And, often, prevention is impossible. The mother of 19-year-old Stefan Woodward, who died after taking pills at a music festival in December, 2015, had begged him to to wear sunscreen, drink water, and not take drugs before he left the house that day. "I can't afford to bury you," she said. Hours later, she was called to the hospital. There was nothing doctors could do.

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How would pill testing work?

It would mean the donation of a pill, or part of a pill, from a user to a testing facility. This testing facility might be located at the festival or nightclub (called on-site testing) or at a separate facility, for example a lab on Oxford St in Sydney or Chapel Street in Melbourne (called off-site testing).

"Pill testing uses machines, like those used by customs and police officers, to test the chemical compounds and purity of the pill," Professor Ritter said.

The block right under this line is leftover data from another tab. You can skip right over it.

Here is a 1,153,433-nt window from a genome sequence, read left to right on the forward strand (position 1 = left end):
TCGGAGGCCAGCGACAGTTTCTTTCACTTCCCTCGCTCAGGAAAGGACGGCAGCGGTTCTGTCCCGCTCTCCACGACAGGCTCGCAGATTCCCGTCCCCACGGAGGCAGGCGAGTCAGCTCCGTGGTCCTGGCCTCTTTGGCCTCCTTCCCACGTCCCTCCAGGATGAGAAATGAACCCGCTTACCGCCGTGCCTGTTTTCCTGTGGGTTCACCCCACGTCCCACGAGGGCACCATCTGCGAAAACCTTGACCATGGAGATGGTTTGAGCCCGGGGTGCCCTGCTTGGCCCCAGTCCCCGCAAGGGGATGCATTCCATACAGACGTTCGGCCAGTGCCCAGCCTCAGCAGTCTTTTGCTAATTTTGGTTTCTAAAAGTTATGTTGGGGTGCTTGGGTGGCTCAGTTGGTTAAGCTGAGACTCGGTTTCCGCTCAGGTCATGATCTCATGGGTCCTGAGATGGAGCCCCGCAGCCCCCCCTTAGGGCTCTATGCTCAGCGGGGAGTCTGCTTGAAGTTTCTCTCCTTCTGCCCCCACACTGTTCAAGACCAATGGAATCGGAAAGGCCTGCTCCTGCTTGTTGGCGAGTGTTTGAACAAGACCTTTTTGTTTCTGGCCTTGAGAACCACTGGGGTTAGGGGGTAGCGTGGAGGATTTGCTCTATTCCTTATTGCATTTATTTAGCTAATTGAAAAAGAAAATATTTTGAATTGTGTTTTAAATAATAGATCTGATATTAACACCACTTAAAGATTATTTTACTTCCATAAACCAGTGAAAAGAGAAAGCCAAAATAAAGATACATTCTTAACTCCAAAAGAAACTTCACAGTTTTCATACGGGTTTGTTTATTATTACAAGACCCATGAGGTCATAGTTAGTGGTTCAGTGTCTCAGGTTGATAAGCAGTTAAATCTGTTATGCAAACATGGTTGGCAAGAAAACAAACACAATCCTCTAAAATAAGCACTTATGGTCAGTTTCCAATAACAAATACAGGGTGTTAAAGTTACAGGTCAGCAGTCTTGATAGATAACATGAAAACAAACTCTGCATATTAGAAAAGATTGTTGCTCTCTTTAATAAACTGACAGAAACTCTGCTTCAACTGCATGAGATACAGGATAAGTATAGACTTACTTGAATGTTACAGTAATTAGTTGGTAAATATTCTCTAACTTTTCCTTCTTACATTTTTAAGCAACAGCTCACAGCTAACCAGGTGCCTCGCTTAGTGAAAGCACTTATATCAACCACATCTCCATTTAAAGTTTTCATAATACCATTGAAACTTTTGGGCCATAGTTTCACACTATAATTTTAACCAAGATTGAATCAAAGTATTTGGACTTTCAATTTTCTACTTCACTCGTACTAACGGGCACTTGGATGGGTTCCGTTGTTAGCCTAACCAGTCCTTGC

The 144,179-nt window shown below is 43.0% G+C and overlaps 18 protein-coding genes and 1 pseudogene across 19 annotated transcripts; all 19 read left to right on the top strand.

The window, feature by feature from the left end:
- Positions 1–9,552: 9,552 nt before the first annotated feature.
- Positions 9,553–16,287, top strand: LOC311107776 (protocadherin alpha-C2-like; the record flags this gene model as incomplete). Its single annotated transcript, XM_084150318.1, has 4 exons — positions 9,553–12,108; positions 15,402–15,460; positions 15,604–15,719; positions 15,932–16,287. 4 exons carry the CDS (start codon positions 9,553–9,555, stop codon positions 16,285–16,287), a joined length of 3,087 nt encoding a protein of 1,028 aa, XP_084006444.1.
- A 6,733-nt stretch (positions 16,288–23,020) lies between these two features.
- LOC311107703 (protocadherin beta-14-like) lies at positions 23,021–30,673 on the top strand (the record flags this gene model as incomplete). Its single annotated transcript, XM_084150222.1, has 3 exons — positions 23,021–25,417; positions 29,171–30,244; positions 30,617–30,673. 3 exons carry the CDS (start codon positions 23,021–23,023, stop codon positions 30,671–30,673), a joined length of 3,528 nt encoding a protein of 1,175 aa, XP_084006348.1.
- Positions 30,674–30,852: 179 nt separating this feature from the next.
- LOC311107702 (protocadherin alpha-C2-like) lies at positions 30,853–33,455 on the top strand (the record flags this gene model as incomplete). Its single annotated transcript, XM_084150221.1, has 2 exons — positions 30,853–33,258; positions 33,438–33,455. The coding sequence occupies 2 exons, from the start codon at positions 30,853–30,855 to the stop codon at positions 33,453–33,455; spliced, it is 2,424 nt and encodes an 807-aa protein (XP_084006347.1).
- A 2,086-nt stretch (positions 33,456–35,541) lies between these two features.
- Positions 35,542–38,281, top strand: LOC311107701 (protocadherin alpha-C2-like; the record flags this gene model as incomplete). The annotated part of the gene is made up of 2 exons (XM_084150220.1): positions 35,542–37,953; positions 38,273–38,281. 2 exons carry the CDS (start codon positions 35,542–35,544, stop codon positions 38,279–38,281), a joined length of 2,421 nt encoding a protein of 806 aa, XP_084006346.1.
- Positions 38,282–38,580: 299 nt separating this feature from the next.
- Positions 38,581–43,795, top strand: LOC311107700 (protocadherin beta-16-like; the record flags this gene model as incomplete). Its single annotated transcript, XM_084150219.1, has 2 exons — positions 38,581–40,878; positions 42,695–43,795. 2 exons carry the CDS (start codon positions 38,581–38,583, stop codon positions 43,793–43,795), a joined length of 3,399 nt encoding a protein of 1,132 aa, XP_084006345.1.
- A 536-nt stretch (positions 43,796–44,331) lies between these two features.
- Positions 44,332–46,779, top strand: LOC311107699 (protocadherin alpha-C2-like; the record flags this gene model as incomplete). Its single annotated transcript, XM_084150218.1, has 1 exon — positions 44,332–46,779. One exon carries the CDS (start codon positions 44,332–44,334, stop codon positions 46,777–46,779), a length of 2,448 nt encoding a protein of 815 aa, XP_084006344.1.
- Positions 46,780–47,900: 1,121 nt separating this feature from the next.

"A survey recently done of regular festival goers in Australia showed people are willing to wait up to one hour to receive the results of the pill test. The same survey also showed that Australians are prepared to go to off-site testing facilities to test the ingredients in their pills."

Would it make any difference?

"Research from overseas showed that 50 per cent of people would change their behaviour if the pill test came back showing risky ingredients or purity levels," Professor Ritter said.

"This might not mean they won't take the pill, but they might only take half, or take it in the presence of another, sober person. We don't know if that the same trend would be seen in Australia, and we really need a pilot study to see."

An example of what ecstasy tablets can look like. (Wikimedia)

But a pilot study in Australia is impossible while the testing of drugs is illegal. The ADLRF attempted to trial pill testing over the 2016 festival season, starting in February last year, but it did not receive government support.